By JACOB HOAG
PORT CHARLOTTE — Dark clouds typically loom over the fields during the first few weeks of high school football in Florida, but this year Mother Nature isn’t the issue.
As teams around the state make final preparations for next week’s Kickoff Classic preseason games, some, like Port Charlotte High, are caught in the middle of a labor dispute that threatens to dampen opening day.
The FHSAA is in a battle with three of the state’s officiating associations, which are threatening to go on strike if they do not receive a pay increase for the upcoming season.
The South Gulf Officials Association which covers Lee County as well as Port Charlotte, LaBelle and Moore Haven high schools, is the closest agency planning to hold out. The other two are the Treasure Coast Officials Association in Martin County and East Coast (Palm Beach County) association.
Locally Port Charlotte, along with the Lee County schools, is caught in the crossfire. Though there is plenty of uncertainty surrounding the situation, Pirates Athletic Director Bob Bruglio says the school has been assured they will play next Friday. But the plan for who will officiate the Pirates game is still up in the air, he says.
South Gulf officials are responsible for 10 preseason games on Aug. 16, including Port Charlotte’s matchup against North Fort Myers. Though no other area school uses South Gulf officials, they would be affected if they were to travel to a Lee County school.
The FHSAA said in a release that there is a contingency plan in place, but won’t reveal what it is until the strike actually happens. An FHSAA meeting is scheduled Aug. 26, three days after the first regular season game, to address the issue.
“We have 25 officials associations in the state — 22 of those are fully registered and ready for next week,” FHSAA spokesperson Kyle Niblett said in a news release. “In the state of Florida, we have 552 football teams fielding a team this fall ... 87 percent of our schools have officials for this season.
“We believe in good faith the number will be 100 percent, but we have a plan in place shall the 71 schools not have enough available registered officials in those areas.”
The FHSAA has already confirmed there will be a pay increase for the 2020-2021 season, but the officials want the increase to be implemented this year.
South Gulf officials said the FHSAA’s announced pay raise for 2020-21 does not change their organization’s stance on the hold out. The association reiterates the refs just want to be compensated fairly for their time.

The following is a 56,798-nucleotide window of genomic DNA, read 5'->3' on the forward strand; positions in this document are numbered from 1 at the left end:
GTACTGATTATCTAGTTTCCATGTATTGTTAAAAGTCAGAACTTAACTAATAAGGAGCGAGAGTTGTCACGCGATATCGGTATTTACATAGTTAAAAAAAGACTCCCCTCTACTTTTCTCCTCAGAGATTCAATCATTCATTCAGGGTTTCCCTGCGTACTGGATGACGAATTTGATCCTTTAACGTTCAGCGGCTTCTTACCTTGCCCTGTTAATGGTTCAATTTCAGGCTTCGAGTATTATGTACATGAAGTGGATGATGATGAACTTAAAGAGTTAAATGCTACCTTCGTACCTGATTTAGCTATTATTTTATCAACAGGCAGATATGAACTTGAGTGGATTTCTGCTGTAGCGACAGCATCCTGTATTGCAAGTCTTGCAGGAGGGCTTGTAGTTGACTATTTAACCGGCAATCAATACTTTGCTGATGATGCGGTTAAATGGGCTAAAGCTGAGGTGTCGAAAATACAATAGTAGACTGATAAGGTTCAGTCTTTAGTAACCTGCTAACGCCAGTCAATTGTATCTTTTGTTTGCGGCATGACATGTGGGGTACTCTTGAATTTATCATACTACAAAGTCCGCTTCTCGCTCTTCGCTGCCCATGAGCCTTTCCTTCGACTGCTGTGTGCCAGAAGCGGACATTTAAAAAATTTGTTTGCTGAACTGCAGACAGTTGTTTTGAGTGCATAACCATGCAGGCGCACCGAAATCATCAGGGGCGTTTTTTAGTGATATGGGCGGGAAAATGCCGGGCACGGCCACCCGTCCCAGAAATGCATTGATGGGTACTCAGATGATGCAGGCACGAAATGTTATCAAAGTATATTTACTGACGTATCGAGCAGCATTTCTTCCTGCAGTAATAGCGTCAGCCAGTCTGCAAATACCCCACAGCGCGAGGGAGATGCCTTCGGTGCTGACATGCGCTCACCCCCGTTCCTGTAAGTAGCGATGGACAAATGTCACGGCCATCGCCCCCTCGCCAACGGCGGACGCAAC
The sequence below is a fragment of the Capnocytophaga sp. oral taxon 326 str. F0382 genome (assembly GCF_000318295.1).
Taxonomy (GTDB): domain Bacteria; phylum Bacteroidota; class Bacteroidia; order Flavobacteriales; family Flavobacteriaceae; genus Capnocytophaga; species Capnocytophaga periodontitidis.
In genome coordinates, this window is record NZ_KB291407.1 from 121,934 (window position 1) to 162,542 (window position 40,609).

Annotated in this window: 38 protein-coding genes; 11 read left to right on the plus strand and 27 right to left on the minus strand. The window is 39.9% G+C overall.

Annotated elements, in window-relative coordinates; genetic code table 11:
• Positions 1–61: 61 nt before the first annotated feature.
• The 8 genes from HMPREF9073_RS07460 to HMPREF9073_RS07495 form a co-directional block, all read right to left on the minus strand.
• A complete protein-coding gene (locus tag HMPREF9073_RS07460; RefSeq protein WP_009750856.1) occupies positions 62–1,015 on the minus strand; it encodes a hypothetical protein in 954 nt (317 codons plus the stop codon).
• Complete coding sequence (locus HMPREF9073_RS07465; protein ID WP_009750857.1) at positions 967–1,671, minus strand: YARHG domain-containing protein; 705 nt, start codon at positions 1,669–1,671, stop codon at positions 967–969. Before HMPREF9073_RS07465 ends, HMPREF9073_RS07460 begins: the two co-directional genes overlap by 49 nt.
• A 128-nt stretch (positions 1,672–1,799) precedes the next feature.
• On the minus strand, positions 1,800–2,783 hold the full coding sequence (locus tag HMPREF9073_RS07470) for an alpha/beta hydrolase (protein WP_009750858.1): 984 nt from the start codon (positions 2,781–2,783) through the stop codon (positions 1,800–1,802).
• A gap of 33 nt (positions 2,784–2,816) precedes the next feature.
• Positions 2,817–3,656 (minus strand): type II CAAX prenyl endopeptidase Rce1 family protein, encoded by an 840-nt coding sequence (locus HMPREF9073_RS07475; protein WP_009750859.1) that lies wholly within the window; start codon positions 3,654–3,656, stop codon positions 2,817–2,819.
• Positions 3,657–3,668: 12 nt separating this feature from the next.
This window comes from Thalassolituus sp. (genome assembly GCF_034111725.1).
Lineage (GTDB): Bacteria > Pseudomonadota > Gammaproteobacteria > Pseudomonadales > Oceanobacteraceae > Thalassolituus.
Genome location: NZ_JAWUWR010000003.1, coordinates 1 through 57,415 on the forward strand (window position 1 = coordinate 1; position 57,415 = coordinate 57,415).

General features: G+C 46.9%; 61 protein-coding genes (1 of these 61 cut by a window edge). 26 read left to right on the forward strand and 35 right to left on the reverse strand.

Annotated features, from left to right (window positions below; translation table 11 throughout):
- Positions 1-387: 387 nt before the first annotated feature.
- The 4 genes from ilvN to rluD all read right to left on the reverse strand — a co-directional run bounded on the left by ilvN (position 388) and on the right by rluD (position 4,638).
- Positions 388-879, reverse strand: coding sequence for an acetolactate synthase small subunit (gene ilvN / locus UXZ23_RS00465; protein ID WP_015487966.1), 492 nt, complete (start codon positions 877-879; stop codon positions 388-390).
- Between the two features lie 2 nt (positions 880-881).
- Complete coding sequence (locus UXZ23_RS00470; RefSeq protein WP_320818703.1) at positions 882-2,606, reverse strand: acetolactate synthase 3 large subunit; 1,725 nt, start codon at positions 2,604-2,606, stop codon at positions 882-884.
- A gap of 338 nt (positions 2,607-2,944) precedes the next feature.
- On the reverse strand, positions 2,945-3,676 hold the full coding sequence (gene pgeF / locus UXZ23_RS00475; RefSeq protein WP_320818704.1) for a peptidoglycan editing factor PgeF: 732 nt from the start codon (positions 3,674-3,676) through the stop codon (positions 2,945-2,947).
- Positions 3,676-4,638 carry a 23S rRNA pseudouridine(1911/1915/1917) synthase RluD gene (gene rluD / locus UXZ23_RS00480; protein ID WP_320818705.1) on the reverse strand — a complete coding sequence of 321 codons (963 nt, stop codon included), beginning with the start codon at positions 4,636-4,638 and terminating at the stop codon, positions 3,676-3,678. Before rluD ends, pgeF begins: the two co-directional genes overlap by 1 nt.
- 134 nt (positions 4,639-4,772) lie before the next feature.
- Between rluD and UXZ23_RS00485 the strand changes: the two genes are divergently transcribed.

“We are working with area schools to negotiate an increase in our fees for the 2019 season,” South Gulf posted on its Facebook page. “We have only received two small pay increases over the past 15 years and our compensation is no where near what it is in neighboring states as well as youth and adult leagues in our area that we also officiate.
“Most of us are under no illusion that we are going to get rich working games, but that doesn’t mean we don’t want to be able to at least make a profit after subtracting the costs involved such as uniforms, equipment, training, registration fees, travel, etc. Men and women just don’t want the responsibility and grief for the current compensation.”
The FHSAA sets the maximum pay rate officials can receive and Florida is one of the lowest states in terms of paying high school officials.
For football, it’s $65 with the addition of travel stipends, which is far less than surrounding states. For reference, Georgia, Alabama and Mississippi pay varsity football officials $100 a game.
Florida schools also pay a $500 fee at the beginning of each season, which covers booking fees, assigning fees, training fees, etc., according to the FHSAA. That fee could skyrocket to cover the pay increase.
With the standoff affecting more than just the officials, for some coaches it begs the question: should it be about the money?
“It’s disappointing that it’s come to this,” Port Charlotte football coach Jordan Ingman said. “No coach does anything for pay. We would never as coaches go on strike, and we’re all underpaid compared to other states. That’s not something we ever bring up and we would never let that jeopardize our athletes’ experience.
“The reality is (the athletes) work 11 months a year for football season and we’re gonna do everything as a coaching staff to make Friday nights as special as possible, and this year that meant we have to pay our officials more just to make sure we don’t lose a Friday night game.”
The final day for officials to register is Monday. Bruglio said the affected schools should know more then about what the plan is going forward.
Email Jacob Hoag at firstname.lastname@example.org and follow him on Twitter @ByJacobHoag.